Reduced emissions from deforestation and degradation (REDD) can help conserve forests, combat climate change and eradicate poverty — so it should be a top priority for upcoming climate negotiations, says Virgilio M. Viana.
Forests have historically been excluded from development strategies but they are valuable assets to individuals, families, businesses and governments, argues Viana. He adds that policymakers should be guided by a simple message: forests are worth more standing than cut.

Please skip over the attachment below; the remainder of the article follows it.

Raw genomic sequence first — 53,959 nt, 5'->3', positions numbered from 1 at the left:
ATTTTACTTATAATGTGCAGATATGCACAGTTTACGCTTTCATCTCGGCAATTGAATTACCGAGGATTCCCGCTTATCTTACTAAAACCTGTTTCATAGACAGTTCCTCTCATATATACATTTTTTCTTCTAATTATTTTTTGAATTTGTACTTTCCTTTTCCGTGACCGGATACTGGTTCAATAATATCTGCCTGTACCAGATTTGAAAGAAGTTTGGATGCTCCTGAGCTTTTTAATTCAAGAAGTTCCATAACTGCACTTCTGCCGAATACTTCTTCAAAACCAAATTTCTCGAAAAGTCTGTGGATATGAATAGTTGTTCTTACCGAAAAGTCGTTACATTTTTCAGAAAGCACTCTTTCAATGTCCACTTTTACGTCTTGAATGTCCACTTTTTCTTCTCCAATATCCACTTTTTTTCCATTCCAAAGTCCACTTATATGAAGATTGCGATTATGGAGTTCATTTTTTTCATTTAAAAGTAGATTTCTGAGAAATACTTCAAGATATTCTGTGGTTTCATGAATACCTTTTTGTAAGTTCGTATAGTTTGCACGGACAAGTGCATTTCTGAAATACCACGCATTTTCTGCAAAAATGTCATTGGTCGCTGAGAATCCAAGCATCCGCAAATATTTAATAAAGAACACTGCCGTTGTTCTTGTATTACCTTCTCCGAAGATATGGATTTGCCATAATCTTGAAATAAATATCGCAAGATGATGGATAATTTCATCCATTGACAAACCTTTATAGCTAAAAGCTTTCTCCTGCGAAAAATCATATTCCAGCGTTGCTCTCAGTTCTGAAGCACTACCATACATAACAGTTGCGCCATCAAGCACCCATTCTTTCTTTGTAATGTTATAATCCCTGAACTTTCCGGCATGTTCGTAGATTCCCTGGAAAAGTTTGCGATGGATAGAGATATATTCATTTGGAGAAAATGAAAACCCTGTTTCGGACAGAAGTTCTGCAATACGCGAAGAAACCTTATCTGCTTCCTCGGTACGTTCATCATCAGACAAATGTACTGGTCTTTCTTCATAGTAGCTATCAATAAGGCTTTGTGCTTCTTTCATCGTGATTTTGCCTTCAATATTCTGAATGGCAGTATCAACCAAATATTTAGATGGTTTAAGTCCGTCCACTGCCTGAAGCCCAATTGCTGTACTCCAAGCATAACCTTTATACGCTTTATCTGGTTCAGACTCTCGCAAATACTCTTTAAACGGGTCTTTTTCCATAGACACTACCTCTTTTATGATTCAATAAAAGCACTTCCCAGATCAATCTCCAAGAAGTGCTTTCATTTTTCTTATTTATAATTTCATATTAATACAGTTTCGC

Forests' environmental services such as carbon sequestration or water production have clear benefits. And if sustainably harvested forest products are profitable, deforestation becomes less attractive.
The Juma Sustainable Development Reserve Project is the Amazon's first independently validated project that has created benchmarks for calculating emissions reduction and rewards locals for protecting the rainforest.
The biggest challenge is to finance reduced deforestation sustainably. Viana suggests flexible REDD financing mechanisms to enable market-based and intergovernmental funding, incorporating REDD into the carbon credit market and using certification and validation instruments to ensure REDD funding provides appropriate benefit sharing for indigenous communities.